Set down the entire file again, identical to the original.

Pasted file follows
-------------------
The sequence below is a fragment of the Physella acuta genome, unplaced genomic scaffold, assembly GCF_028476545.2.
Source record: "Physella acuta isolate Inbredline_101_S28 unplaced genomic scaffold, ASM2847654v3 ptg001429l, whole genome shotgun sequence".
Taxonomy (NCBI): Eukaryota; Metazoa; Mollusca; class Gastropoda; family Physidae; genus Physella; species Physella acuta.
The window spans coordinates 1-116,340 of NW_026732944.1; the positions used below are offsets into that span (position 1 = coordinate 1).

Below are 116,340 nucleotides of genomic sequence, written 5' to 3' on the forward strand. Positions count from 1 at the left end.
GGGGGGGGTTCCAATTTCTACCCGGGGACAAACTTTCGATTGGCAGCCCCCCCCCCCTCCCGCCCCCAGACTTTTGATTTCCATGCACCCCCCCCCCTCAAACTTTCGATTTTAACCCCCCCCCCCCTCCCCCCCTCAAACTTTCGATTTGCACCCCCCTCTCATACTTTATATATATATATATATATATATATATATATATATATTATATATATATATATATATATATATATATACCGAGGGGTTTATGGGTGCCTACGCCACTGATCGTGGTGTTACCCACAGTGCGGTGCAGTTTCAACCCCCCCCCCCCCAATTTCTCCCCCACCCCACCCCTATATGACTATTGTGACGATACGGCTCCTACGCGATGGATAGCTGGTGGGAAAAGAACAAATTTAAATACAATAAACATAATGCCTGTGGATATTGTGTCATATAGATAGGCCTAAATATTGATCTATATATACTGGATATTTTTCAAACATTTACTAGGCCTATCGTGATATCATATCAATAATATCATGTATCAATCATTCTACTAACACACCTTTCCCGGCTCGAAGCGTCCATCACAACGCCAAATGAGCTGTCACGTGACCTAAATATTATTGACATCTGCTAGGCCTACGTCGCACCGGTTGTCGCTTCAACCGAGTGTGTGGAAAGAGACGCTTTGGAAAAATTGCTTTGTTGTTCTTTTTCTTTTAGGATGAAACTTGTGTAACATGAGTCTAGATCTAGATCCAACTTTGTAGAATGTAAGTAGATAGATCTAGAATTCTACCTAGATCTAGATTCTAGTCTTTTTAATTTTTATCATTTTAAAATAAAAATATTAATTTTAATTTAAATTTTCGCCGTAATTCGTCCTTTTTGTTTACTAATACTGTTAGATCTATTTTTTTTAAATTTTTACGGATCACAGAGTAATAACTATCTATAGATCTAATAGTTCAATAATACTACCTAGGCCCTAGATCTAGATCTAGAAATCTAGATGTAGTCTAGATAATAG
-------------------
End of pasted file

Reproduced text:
The sequence below is a fragment of the Physella acuta genome, unplaced genomic scaffold, assembly GCF_028476545.2.
Source record: "Physella acuta isolate Inbredline_101_S28 unplaced genomic scaffold, ASM2847654v3 ptg001429l, whole genome shotgun sequence".
Taxonomy (NCBI): Eukaryota; Metazoa; Mollusca; class Gastropoda; family Physidae; genus Physella; species Physella acuta.
The window spans coordinates 1-116,340 of NW_026732944.1; the positions used below are offsets into that span (position 1 = coordinate 1).

Below are 116,340 nucleotides of genomic sequence, written 5' to 3' on the forward strand. Positions count from 1 at the left end.
GGGGGGGGTTCCAATTTCTACCCGGGGACAAACTTTCGATTGGCAGCCCCCCCCCCCTCCCGCCCCCAGACTTTTGATTTCCATGCACCCCCCCCCCTCAAACTTTCGATTTTAACCCCCCCCCCCCTCCCCCCCTCAAACTTTCGATTTGCACCCCCCTCTCATACTTTATATATATATATATATATATATATATATATATATATTATATATATATATATATATATATATATATACCGAGGGGTTTATGGGTGCCTACGCCACTGATCGTGGTGTTACCCACAGTGCGGTGCAGTTTCAACCCCCCCCCCCCCAATTTCTCCCCCACCCCACCCCTATATGACTATTGTGACGATACGGCTCCTACGCGATGGATAGCTGGTGGGAAAAGAACAAATTTAAATACAATAAACATAATGCCTGTGGATATTGTGTCATATAGATAGGCCTAAATATTGATCTATATATACTGGATATTTTTCAAACATTTACTAGGCCTATCGTGATATCATATCAATAATATCATGTATCAATCATTCTACTAACACACCTTTCCCGGCTCGAAGCGTCCATCACAACGCCAAATGAGCTGTCACGTGACCTAAATATTATTGACATCTGCTAGGCCTACGTCGCACCGGTTGTCGCTTCAACCGAGTGTGTGGAAAGAGACGCTTTGGAAAAATTGCTTTGTTGTTCTTTTTCTTTTAGGATGAAACTTGTGTAACATGAGTCTAGATCTAGATCCAACTTTGTAGAATGTAAGTAGATAGATCTAGAATTCTACCTAGATCTAGATTCTAGTCTTTTTAATTTTTATCATTTTAAAATAAAAATATTAATTTTAATTTAAATTTTCGCCGTAATTCGTCCTTTTTGTTTACTAATACTGTTAGATCTATTTTTTTTAAATTTTTACGGATCACAGAGTAATAACTATCTATAGATCTAATAGTTCAATAATACTACCTAGGCCCTAGATCTAGATCTAGAAATCTAGATGTAGTCTAGATAATAG